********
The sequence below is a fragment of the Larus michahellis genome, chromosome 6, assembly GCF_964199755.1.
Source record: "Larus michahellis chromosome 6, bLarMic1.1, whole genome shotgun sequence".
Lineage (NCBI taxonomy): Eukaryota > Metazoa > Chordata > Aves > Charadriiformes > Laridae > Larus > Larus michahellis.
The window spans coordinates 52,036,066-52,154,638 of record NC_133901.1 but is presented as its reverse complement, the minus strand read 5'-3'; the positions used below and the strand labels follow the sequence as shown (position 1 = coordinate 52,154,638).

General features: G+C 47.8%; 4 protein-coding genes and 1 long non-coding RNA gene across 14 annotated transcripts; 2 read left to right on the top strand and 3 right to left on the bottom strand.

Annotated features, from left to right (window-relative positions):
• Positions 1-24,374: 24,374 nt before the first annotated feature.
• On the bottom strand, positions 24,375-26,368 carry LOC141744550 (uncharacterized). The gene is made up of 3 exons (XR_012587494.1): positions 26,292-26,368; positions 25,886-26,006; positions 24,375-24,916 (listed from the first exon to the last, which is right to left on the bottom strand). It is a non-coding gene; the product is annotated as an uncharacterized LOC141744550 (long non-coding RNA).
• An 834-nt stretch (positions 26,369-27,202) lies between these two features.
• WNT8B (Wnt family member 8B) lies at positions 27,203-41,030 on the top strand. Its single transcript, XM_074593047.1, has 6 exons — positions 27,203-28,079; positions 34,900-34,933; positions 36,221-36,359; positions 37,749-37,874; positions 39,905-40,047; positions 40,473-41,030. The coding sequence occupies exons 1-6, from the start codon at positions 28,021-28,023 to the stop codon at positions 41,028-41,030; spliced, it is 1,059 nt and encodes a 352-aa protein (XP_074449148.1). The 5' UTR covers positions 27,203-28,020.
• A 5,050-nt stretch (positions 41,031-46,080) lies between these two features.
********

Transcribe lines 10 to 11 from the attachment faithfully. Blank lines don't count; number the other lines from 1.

• WNT8B (Wnt family member 8B) lies at positions 27,203-41,030 on the top strand. Its single transcript, XM_074593047.1, has 6 exons — positions 27,203-28,079; positions 34,900-34,933; positions 36,221-36,359; positions 37,749-37,874; positions 39,905-40,047; positions 40,473-41,030. The coding sequence occupies exons 1-6, from the start codon at positions 28,021-28,023 to the stop codon at positions 41,028-41,030; spliced, it is 1,059 nt and encodes a 352-aa protein (XP_074449148.1). The 5' UTR covers positions 27,203-28,020.
• A 5,050-nt stretch (positions 41,031-46,080) lies between these two features.